Dr. Henry Ellis

Jul 18, 2019 / Sports Medicine

Pediatric Athlete Shoulder and Elbow Exam

Key messages from a presentation by pediatric orthopedic and sports medicine surgeon Henry B. Ellis, M.D., at Coffee, Kids and Sports Medicine.

Watch the lecture

Conducting a pediatric shoulder and elbow exam is different than doing an adult exam.

Injury History
Focus on when the patient presented. Ellis says knowing whether it’s an acute injury or a chronic complaint will lead you down the right path for diagnosis and this will:
  • Change how you investigate the history.
  • Impact your physical exam.
The Exam
  • It is important to also conduct a good neurovascular exam.
  • If a fracture is suspected, the joint above and below the deformity should also be evaluated and may require imaging. 
  • Range of motion and strength testing are also extremely valuable.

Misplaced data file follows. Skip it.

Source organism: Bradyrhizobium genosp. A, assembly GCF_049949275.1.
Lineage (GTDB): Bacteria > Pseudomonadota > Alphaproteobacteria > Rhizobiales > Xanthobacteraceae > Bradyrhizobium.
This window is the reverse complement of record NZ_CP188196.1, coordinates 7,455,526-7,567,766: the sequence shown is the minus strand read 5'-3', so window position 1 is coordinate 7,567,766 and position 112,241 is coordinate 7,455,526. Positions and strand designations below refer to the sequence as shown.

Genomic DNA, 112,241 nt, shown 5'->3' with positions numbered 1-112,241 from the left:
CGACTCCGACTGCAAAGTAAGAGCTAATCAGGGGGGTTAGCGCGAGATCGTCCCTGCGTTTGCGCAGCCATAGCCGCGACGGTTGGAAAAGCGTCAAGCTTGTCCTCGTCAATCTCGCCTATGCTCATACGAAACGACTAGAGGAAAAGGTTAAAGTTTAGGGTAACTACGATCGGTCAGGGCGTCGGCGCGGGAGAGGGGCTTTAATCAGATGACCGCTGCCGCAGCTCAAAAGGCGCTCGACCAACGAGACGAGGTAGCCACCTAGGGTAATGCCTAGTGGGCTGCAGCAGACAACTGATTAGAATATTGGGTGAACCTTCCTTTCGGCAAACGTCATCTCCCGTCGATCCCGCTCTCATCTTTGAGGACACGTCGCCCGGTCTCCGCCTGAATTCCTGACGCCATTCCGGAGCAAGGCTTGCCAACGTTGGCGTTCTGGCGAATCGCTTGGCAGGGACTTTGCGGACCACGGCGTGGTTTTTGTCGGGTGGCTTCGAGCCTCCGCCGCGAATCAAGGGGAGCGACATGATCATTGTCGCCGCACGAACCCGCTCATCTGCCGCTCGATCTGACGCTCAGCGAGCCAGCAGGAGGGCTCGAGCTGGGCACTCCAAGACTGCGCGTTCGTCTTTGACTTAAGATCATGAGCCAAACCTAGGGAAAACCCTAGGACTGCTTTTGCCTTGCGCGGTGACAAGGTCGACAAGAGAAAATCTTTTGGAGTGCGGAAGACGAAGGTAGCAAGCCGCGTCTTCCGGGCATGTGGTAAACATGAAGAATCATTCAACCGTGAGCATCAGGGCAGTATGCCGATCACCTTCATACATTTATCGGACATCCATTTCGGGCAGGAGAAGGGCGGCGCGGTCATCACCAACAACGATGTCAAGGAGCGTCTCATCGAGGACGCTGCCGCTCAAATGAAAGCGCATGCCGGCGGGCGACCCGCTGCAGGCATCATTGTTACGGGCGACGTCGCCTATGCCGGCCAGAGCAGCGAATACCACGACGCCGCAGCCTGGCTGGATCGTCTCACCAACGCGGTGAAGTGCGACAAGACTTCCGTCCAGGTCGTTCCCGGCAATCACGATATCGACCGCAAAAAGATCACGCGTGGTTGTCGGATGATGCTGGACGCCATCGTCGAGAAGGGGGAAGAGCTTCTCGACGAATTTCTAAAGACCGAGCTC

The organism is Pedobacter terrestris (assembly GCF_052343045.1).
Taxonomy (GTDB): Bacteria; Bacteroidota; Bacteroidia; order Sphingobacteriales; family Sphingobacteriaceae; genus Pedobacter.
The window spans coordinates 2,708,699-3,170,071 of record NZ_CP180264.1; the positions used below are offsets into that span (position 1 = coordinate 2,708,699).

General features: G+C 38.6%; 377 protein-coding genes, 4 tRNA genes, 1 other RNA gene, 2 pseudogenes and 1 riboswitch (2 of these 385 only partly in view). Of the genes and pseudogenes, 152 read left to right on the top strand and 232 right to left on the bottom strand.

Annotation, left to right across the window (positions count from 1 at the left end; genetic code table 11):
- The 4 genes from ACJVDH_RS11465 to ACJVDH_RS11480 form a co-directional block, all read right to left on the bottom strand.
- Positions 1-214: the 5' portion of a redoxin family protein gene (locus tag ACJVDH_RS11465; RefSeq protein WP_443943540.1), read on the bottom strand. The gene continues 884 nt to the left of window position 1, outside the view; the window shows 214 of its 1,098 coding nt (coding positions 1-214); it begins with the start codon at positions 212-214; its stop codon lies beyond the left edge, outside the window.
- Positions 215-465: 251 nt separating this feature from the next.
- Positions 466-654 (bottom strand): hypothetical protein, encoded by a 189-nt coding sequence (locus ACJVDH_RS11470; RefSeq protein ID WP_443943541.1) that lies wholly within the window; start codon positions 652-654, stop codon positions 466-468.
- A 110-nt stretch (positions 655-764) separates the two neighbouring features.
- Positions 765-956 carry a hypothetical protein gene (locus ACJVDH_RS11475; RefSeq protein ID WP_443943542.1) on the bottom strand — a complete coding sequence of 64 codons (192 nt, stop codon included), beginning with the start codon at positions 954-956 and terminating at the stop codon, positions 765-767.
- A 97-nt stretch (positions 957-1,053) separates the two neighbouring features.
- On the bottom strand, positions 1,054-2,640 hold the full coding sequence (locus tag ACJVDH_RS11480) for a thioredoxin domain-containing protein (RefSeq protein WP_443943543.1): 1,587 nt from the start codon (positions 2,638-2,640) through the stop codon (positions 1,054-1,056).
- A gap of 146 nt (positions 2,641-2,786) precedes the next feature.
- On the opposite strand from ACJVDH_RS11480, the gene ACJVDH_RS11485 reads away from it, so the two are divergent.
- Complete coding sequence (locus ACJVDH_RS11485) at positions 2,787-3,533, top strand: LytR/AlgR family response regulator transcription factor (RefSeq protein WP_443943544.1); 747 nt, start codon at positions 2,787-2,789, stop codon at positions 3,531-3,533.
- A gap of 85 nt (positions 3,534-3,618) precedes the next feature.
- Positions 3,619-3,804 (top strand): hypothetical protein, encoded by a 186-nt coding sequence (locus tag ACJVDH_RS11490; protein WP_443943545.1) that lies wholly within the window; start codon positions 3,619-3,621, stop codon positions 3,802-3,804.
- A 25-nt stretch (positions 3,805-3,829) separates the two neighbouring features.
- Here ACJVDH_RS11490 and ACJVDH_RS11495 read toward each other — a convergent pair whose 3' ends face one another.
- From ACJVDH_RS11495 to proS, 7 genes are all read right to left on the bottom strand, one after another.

If there are positive findings from the quick screening exam, then you will want to do a more detailed exam. While many diagnoses can be made with palpation and range of motion exams, there is additional testing that can be more informative. A referral to a pediatric orthopedic sports medicine specialist can be very helpful. 

Watch a six-minute shoulder and elbow exam.

Counseling for Overuse Injuries
Half of all middle school and high school sports injuries are caused by overuse. Our society and culture have changed in recent decades and kids now participate in less free play, more competition, participate in single sport play as well as year-round play. 

You have a role in teaching patients that overuse injuries are preventable. Here are some tips for having those, sometimes tough, conversations:
  • Be open and honest with the patient/parent during injury evaluations and when performing sports preparticipation evaluations.
  • Remember to talk about what sport(s) and position(s) the patient plays, competition level and how aggressive the patient is. 
  • Help the parent recognize complaints of activity-related pain.
  • Teach the patient it is important to report activity-related pain.
Overuse injuries can be inflammation or separation of a growth plate, cartilage or ligament injury and treatment often includes rest and education. Some conditions may require surgery and/or physical therapy. Ellis encourages everyone to believe they are preventable and to take action. 

Resources for Caring for Young Athletes

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